There’s been a slate of theatrically released music icon film bios released in to theaters over the last few years. No doubt this was a response to the success of “Searching For Sugarman”, “Twenty Feet From Stardom” and “Amy” – all of whom won Oscars between 2012 and 2015. So, for me, musical biodocs that are released in to theaters fall in to one of three categories:
- Docs that, while resembling something you might see on VH1 Behind the Music, illuminate an artist so interesting that the film transcends the lack of creativity of the film itself.
- Docs that fit in to the above, or below, but are either terribly made, slimy, or overly reverential.
- Docs that, regardless of the artist, stand on their own merits as works of documentary art – either defying categorization or exceeding expectation.
Streaming services are littered with films that were theatrically released yet fall in to that second category. One doesn’t have to look that far back to find example A. “Whitney” was a terrible, terrible film from almost every angle. Less horrendous, but certainly falling well short of the mark was “Grace Jones: Bloodlight and Bami” (how you fail making an interesting film about Grace Jones is beyond me). Well, luckily, neither “Linda Ronstadt…” nor “David Crosby…” need worry about falling in to the same hole.
“Linda Ronstadt: The Sound of My Voice”
Directed by Rob Epstein and Jeffrey Friedman
Clearly a member of the first category, “The Sound of My Voice” is insightful, heartfelt, nostalgic, and, above all, of and about the strength of both the voice and the person it belongs to. It’s told in a chronological manner, with Ms. Ronstadt acting as her own narrator…which is both grounding and confounding (apologies to Clyde Frazier). While it lends weight to the numerous stories of how she challenged the status quo of the male-dominated record industry, it also feels ever-so-slightly insincere – a little too “PBS American Masters” at times. However, this is a teeny complaint, and the doc certainly packs a wallop emotionally, as it inevitably leads to the reasons she seemed to drop off the face of the pop music cliff…which I won’t give away in case you don’t know.
Regardless, her story, her art, the stories of the people she collaborated with, and those she defied, are absolutely worthy of a big screen treatment. And, as you would expect, it is the inside info that keeps us incredibly invested. The talking heads, who include Bonnie Raitt, Dolly Parton, Emmylou Harris, Kris Kristofferson, Jackson Browne and Don Henley (plus a literal who’s who of seventies and eighties pop culture) have been edited extremely well…pushing the narrative along just slowly enough for us to gain insight from each artistic decision in her life. And, obviously, the performance footage is extraordinary…like watching a fond memory repeat in our mind’s eye – a phenomenon nearly exclusive to the songsters in our lives. And, luckily, there are one or two bits of interview footage. Alas, one wishes there were more…but that could simply be a result of an artist who preferred to let her vocal chords do the talking.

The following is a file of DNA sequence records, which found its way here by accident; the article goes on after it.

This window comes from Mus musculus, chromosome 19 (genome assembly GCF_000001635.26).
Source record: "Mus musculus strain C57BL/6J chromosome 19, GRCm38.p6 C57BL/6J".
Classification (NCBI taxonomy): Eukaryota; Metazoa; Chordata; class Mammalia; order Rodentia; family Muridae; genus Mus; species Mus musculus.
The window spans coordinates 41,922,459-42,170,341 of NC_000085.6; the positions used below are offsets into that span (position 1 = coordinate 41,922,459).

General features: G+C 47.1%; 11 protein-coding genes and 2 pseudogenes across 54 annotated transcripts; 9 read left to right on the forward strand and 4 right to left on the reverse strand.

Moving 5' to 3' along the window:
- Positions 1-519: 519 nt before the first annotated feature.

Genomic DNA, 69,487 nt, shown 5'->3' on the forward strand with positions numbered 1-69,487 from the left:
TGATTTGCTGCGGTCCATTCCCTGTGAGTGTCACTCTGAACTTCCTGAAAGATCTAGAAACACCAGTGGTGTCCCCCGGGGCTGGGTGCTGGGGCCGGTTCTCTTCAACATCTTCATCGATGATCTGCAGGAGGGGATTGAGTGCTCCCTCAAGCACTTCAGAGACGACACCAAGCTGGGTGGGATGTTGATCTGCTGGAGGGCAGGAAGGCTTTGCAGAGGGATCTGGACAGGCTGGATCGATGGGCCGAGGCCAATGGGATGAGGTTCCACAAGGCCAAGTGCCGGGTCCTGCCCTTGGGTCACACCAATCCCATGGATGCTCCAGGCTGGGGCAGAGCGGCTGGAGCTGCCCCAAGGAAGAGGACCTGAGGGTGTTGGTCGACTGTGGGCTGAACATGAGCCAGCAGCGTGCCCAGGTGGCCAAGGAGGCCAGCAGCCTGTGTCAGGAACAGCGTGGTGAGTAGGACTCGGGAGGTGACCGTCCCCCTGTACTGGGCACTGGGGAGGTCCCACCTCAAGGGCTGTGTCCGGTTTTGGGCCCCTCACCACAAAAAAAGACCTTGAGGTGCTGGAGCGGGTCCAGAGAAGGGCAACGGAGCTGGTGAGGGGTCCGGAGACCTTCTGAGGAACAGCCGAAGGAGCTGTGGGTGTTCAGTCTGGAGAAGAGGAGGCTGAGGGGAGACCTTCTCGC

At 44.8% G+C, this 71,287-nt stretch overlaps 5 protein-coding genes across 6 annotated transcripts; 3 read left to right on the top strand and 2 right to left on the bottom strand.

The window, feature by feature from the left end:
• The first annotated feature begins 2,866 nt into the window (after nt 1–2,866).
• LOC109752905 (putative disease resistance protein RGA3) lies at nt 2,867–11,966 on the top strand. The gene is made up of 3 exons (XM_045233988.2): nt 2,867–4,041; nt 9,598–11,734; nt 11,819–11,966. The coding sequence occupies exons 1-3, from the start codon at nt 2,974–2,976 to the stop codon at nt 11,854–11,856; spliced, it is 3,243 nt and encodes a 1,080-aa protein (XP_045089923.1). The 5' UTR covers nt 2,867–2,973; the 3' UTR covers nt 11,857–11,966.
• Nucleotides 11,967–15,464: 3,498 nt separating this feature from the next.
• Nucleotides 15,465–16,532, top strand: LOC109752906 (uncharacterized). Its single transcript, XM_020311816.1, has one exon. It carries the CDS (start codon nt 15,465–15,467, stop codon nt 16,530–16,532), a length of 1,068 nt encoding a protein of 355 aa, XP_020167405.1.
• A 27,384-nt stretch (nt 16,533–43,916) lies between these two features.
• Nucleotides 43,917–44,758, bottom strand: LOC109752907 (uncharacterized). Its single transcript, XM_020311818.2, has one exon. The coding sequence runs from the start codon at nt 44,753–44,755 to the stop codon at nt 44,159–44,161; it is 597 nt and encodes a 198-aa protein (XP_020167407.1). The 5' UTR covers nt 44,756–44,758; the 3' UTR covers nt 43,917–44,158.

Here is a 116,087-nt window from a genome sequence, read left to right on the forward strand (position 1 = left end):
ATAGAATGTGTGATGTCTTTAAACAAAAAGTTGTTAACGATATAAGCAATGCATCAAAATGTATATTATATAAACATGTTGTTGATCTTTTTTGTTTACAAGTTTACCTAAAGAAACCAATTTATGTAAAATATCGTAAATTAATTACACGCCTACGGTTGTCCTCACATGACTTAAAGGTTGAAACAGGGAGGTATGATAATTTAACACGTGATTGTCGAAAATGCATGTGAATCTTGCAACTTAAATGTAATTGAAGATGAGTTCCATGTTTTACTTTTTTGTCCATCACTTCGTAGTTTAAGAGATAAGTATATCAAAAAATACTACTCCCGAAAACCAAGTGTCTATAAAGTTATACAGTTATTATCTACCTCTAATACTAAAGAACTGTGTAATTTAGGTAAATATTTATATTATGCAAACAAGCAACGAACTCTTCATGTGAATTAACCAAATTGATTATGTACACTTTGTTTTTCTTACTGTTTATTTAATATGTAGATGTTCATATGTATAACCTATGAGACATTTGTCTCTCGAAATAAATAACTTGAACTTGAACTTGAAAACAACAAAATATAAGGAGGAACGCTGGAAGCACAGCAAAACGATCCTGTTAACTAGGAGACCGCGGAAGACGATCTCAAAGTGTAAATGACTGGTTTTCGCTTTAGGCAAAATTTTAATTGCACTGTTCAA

So if the biggest issue I have with the film is that it seems less personal than a film like “Amy” or “Sugarman” (and the fact that it fails to make any mention of Lowell George & his band, Little Feat, even as we see her perform one of their songs), then you know it’s pretty damned good. Just not as good as…
“David Crosby: Remember My Name”
Directed by A.J. Eaton
This is quite simply a terrific documentary – both because of the the honesty of the subject’s introspective processes and because the director gets the hell out of the way and allows the film to unfold in an utterly organic manner. It helps that David Crosby is one of those pop icons that you can’t believe is still alive…and, best of all for the film’s sake, neither can he. Filled with regret, love, rage and joy, listening to him tell the story of his life, and those whom he shared it with, is about as entertaining a way to spend ninety minutes as I can think of. And, of course there is that voice and music, both so much a part of our conscience, our political history, and our personal experience.
But Eaton has another trick up his sleeve that makes this doc more robust and unique than most…and that is to utilize Cameron Crowe as the disembodied interviewer. Crowe interviewed Crosby when he was a new reporter. So, with decades of experience behind them both, and with decades of pulling no punches in front of each other, he gets as much out of Crosby as, say, Errol Morris would. Maybe more. As a result, each story is not a simple re-telling. They are, to almost a one, brimming with real emotion, regret, joy and rage. And, there are several interviews conducted for the film with the major players in his life…and in the psyche of all Boomers or Gen X’ers. So, while the director does tell us the chronology of Crosby’s journey, he presents it in a format that is beautifully tinged with a personal depth – as deep as the lines on his face. And, as in the Ronstadt film, there is the performance of the music…and the creation of it…and it’s place in society and culture. And thanks to all that, and the brilliant work of co-editors, Elisa Bonora and Veronica Pinkham, “Remember My Name” is great biographical film-making. Just great.
Oh…and for the record (and before the Ronstadt fans come after me), I am not saying one performer is more important, better, or gifted than the other! Neither am I suggesting that their place in our artistic, political and historical culture is somehow hierarchical (though it obviously IS patriarchal). I am simply responding to the success of each film in documenting their respective subject.
Trailer for “Linda Ronstadt: The Sound of My Voice”
Trailer for “David Crosby: Remember My Name” (WARNING: spoilers)